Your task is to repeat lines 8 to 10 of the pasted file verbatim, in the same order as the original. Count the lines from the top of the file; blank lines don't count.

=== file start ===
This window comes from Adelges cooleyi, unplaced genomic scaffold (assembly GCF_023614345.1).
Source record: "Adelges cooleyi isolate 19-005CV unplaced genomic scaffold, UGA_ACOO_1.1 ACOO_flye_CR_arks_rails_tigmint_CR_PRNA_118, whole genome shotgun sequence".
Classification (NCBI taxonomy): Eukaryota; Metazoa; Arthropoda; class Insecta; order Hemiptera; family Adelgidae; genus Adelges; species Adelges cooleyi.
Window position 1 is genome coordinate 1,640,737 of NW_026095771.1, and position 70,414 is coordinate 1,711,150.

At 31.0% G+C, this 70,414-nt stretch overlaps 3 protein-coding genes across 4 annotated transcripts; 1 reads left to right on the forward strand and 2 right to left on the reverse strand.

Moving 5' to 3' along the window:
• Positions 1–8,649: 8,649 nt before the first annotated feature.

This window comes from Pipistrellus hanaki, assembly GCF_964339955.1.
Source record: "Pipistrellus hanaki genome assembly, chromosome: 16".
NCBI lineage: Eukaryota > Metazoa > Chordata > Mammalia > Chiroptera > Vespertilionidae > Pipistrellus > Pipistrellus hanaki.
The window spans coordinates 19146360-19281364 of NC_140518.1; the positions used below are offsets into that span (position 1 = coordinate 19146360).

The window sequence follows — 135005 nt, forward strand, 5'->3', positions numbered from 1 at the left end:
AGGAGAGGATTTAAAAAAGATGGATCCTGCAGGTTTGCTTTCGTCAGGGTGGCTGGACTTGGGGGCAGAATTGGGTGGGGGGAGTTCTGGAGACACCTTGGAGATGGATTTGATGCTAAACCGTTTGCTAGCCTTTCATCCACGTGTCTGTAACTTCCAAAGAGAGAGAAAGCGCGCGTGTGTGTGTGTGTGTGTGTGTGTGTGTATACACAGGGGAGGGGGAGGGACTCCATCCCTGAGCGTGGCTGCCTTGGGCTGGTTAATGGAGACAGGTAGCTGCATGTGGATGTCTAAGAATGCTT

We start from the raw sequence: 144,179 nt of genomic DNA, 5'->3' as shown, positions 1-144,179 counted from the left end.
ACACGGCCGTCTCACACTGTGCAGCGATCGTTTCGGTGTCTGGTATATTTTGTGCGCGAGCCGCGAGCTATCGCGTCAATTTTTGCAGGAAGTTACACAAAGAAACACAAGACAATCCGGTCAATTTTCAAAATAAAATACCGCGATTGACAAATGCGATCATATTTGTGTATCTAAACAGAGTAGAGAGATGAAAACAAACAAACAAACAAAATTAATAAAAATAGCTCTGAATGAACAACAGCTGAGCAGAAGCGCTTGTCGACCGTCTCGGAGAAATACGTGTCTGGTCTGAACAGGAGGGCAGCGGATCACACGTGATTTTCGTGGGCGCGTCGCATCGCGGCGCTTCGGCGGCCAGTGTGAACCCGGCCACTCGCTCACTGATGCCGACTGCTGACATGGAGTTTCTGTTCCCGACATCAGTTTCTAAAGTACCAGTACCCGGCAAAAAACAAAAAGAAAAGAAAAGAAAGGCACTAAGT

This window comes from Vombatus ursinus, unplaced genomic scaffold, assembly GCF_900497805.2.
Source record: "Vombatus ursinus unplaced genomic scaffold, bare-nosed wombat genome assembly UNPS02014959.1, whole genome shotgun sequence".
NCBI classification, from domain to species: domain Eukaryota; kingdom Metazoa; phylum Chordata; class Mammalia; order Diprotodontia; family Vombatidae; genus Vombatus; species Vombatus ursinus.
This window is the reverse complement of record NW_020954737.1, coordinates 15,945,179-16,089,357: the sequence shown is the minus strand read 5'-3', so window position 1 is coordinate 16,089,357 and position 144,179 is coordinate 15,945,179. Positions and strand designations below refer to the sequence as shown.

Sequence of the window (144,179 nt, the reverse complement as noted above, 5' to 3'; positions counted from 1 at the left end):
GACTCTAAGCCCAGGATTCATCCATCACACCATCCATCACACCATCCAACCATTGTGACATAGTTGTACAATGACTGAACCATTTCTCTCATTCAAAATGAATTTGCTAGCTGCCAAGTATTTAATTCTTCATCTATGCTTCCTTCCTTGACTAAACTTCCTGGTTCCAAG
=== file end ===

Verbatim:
This window comes from Pipistrellus hanaki, assembly GCF_964339955.1.
Source record: "Pipistrellus hanaki genome assembly, chromosome: 16".
NCBI lineage: Eukaryota > Metazoa > Chordata > Mammalia > Chiroptera > Vespertilionidae > Pipistrellus > Pipistrellus hanaki.